March 28, 2023

Elon Musk is gearing up for a $56 billion battle with the heavy metal drummer

WILMINGTON, Del, Nov 11 (Reuters) – Elon Musk has taken on Detroit automakers, short sellers and securities regulators. Next week, the CEO of Tesla ( TSLA.O ) will face an unlikely adversary in court – a thrash metal drummer who hopes to strip Musk of his $56 billion salary.

The lawsuit faces the richest man in the world and one of the electric car manufacturer’s smallest investors, Richard Tornett, who owned only nine shares when he was sued in 2018.

Tornetta sued Musk and Tesla’s board of directors on behalf of the company in a so-called shareholder derivative suit. If successful, Musk’s 2018 equity bailout will be canceled, benefiting Tesla. Tornetta does not claim damages for itself.

Historically, corporate groups have criticized cases brought by investors who have an almost insignificant financial stake in the litigation. Such lawsuits often quickly end in a non-monetary settlement and compensation for the attorneys representing the plaintiff.

“This case seems different,” said Jessica Erickson, a professor at the University of Richmond School of Law who specializes in shareholder litigation.

Tornetta’s case survived dismissal in 2019 and is headed for a weeklong trial that begins Monday in Wilmington, Delaware, with live testimony from Musk, who bought Twitter last month for $44 billion.

The pay package was widely criticized, and the California Teachers Retirement System, known as CalSTRS, was among the investors who voted against it.

Legal experts said such large shareholders are unlikely to sue because it could prompt a recall from Musk and cut off access to management.

CalSTRS declined to comment.

It is unclear why Tornetta raised the issue. He did not respond to a request for comment, and his attorneys declined to comment.

Tornetta’s company manufactures aftermarket audio equipment for car customization enthusiasts. He posts light-hearted videos online with his company’s co-founder about their equipment or mishaps, including Tornetta describing how she burned her eyebrows.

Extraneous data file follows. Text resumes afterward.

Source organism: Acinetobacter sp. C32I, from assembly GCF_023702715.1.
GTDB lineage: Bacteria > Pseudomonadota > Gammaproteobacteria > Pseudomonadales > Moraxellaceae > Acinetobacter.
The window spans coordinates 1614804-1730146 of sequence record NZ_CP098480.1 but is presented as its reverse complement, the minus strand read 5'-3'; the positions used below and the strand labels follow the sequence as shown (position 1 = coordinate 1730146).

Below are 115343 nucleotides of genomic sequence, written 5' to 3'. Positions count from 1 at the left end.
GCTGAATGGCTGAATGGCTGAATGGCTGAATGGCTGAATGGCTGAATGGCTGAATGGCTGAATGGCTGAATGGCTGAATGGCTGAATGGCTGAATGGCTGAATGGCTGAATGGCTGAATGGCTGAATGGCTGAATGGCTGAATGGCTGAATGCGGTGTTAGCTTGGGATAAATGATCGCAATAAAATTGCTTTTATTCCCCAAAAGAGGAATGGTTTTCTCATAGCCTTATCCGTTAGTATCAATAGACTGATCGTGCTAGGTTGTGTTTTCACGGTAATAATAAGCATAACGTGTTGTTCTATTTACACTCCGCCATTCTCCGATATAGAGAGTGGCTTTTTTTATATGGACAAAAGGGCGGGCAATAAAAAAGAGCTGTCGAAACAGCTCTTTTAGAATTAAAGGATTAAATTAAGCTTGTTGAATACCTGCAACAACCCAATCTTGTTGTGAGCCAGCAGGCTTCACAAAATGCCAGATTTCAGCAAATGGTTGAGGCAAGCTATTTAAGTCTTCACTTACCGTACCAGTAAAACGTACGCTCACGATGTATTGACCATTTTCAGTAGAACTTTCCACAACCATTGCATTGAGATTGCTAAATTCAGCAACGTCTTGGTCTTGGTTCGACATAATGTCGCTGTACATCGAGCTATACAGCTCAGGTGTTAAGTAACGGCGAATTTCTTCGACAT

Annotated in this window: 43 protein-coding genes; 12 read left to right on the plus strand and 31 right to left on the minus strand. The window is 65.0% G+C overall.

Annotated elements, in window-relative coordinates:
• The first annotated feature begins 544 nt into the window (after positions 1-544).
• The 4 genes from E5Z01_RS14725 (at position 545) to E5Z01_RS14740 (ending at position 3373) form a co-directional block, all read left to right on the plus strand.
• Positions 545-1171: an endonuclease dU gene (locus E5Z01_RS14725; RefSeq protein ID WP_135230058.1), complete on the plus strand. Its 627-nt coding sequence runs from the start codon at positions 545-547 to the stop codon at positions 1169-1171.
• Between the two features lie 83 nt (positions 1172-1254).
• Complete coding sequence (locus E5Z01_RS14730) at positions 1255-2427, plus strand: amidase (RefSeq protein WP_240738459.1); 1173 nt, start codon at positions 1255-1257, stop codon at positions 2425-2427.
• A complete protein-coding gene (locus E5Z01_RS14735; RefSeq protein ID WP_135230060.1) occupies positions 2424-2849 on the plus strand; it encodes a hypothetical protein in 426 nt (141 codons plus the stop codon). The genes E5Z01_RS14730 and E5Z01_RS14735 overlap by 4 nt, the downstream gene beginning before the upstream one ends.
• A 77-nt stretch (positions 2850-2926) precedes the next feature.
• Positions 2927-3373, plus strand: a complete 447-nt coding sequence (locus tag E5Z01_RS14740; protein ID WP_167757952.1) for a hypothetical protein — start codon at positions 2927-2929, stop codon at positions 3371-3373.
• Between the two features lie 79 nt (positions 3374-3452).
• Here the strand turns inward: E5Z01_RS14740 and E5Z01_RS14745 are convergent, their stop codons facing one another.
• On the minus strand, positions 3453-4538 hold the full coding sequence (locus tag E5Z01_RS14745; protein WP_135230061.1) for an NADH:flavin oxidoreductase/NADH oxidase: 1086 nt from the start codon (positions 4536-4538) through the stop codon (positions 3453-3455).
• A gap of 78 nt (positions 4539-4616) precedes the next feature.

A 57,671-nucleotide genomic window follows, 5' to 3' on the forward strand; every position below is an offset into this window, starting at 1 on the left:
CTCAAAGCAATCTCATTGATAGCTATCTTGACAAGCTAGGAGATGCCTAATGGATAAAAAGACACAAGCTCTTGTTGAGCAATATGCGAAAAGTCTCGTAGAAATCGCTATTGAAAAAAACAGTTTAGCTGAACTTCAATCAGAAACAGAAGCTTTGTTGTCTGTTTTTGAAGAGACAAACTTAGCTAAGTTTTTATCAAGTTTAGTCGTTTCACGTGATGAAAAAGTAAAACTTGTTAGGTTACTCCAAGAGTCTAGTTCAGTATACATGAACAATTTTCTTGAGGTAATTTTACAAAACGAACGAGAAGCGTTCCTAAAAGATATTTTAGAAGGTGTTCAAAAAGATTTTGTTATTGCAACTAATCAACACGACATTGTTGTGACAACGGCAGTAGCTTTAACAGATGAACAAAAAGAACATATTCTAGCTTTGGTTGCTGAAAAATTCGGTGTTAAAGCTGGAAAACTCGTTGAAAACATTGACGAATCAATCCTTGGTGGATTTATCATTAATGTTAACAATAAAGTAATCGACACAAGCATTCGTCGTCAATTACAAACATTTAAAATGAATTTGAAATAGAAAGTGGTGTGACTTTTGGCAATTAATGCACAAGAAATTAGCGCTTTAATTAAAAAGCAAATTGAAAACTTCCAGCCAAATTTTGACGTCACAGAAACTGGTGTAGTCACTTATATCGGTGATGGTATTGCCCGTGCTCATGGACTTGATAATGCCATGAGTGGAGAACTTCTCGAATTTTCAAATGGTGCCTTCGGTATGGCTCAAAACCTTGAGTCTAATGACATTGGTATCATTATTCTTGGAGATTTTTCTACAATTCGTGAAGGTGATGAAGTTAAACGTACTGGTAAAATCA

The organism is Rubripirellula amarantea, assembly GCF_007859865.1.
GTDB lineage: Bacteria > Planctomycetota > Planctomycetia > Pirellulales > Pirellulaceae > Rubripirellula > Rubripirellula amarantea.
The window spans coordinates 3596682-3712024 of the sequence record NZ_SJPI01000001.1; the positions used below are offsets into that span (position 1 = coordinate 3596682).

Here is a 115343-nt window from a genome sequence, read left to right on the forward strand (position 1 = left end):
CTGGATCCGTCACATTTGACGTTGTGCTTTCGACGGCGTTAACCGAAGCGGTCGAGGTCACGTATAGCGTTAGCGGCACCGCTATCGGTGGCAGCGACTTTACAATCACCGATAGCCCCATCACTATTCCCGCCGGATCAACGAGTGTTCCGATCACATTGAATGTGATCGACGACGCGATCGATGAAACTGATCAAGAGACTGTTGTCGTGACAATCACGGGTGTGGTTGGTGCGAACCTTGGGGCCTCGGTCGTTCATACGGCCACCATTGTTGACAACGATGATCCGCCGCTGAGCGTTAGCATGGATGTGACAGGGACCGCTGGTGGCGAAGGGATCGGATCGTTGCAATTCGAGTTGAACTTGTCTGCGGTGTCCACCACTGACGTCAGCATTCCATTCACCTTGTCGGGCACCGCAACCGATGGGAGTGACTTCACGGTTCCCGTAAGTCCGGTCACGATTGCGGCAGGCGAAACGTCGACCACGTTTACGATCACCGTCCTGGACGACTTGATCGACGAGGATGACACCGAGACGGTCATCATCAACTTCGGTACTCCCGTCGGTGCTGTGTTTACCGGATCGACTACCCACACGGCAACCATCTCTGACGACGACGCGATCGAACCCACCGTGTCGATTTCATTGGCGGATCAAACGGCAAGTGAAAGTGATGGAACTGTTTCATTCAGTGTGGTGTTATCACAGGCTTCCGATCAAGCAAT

Tornetta also appears in videos drumming at legendary former New York club CBGB with his now-defunct metal band Dawn of Correction, who described their sound as “a quick kick in the face with a steel-toed work boot.”


According to Tornetta’s suit, Musk dictated the terms of the pay package to the billionaire’s board and alleges it was then put to a vote of shareholders who were misled about the difficulty of achieving certain goals.

The controversial pay package allows Musk to buy 1% of Tesla stock at a deep discount whenever incremental performance and financial goals are met; otherwise Musk gets nothing. Tesla has met 11 of 12 goals as its value briefly rose to more than $1 trillion from $50 billion, according to court papers.

Musk and executives argue in court that the package kept Musk focused on Tesla during a difficult period and led to a 10-fold increase in the stock price.

Attorneys handling cases like Tornetta’s are not paid by the plaintiff. If the lawsuit is successful, they will ask a judge to order the defendant to pay their fees, which could be in the millions of dollars. It’s unclear how much the law firms could seek if Tornetta wins.

Tornetta and his attorneys at Friedman Oster and Tejtel; Bernstein Litowitz Berger & Grossmann; and Andrews and Springer have held the case for four years, hiring experts and taking more than a dozen depositions.

Tornetta is also a plaintiff in another case that survived a motion to dismiss and is headed to trial next year, challenging the sale of Pandora Media Inc to Sirius XM Holdings Inc ( SIRI.O ).

For decades, lawmakers and judges have hoped to encourage major investors like Vanguard to take the lead in shareholder class actions and derivative lawsuits like Tornetta’s, without much luck.

“Mutual funds may sometimes want to bring cases, but they need a relationship with management,” said Sean Griffith, a professor at the Fordham Corporate Law Center. “They might be happy to have other people do it for them.”

Reporting: Tom Hals in Wilmington, Delaware; Cut to Noeleen Walder and Bill Berkrot

Our standard: Thomson Reuters Trust Principles.

Tom Hals

Thomson Reuters

An award-winning journalist with more than two decades of experience in international news. He focuses on high-stakes legal battles in everything from government policy to corporate acquisitions.

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